Outside Abbey Road Studios in northwest London, it’s one of the hottest days of the UK’s record-breaking summer of 2018. The baking sunshine is one reason the customary clusters of fans and tourists thronging the gates—and traversing the planet’s only celebrity zebra crossing—are even giddier than normal.
The other reason? A visit from Paul McCartney, the man who helped make Abbey Road Studios the most iconic recording studios in the world.
Here he comes, crossing the road in an image captured by his photographer daughter, Mary. He pauses in front of the doors and turns to wave to the bigger-than-normal crowd, its numbers swollen by social media buzz of something special afoot. Then he enters Abbey Road and heads under the staircase.
The former Beatle has, of course, been here before. But not like this. He’s here to help launch his new solo album, Egypt Station, playing an exclusive Spotify concert in the compact environment of Studio 2. It’s just him, his crack live band, his intimate memories of creating musical history in this very spot in the ’60s, and two dozen of the greatest songs of all time.
If you weren’t in the audience, fear not: all of these moments and more are now available in Paul McCartney & Spotify Singles: Under The Staircase, a first-of-its-kind audio and video playlist comprising 17 audio tracks and a feature-length concert film. Included in the playlist are 34 videos* highlighting the most special moments of the Abbey Road Session.
As is obvious in that film, as soon as he takes to the small Abbey Road stage with his four-piece band, McCartney is, as ever, down-to-earth, disarming and chatty.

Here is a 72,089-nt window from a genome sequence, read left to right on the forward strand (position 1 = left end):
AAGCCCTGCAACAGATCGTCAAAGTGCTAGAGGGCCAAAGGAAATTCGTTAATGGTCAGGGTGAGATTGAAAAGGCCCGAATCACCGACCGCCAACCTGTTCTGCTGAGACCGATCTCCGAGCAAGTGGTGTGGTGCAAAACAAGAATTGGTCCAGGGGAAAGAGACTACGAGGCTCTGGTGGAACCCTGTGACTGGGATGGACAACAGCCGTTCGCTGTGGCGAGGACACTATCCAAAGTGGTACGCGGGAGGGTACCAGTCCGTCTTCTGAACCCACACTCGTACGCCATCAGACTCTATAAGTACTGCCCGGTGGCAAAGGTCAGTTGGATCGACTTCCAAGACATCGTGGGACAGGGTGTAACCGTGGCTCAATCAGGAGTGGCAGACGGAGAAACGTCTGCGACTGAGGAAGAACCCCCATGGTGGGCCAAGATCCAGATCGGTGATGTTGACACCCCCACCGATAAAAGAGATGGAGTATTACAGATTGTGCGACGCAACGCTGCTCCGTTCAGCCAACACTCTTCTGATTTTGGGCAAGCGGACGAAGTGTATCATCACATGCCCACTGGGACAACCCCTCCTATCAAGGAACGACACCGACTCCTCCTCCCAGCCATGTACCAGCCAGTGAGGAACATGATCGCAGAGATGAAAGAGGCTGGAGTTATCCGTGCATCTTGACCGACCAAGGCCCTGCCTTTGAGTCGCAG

“The very first time we came, we were kids,” the musician says by way of introduction. Over half a century ago, McCartney, John Lennon, George Harrison, and Ringo Starr were fresh down in London from Liverpool. They were all in their early twenties, studio innocents, and they were treated like youngsters.
“We weren’t allowed in through there, the staircase,” he says, pointing to the steps down from the studio control room—a room occupied this afternoon, in another nice circular touch, by Giles Martin, producer and son of “the fifth Beatle,” George Martin.
“That was for the grown-ups and we had to come in this entrance,” McCartney continues, pointing to the back, “which was the tradesmen’s entrance. And we had to bring all our stuff in. It was really very exciting, you can imagine, getting our first record session. For me, it’s very easy to go right back there and remember us walking in here, us four little Beatles. George had a black eye because some guy in The Cavern got jealous and had hit him. We were doing photos, so in early photos, you’ll see George with a nice little black eye.”
Most of the 150-strong audience have gained entrance today by submitting a short video pleading their case. One young Australian won her ticket by explaining how she’d once travelled from Sydney to Japan to see McCartney, only to discover that the concert was cancelled. In a very nice way, Macca owed her.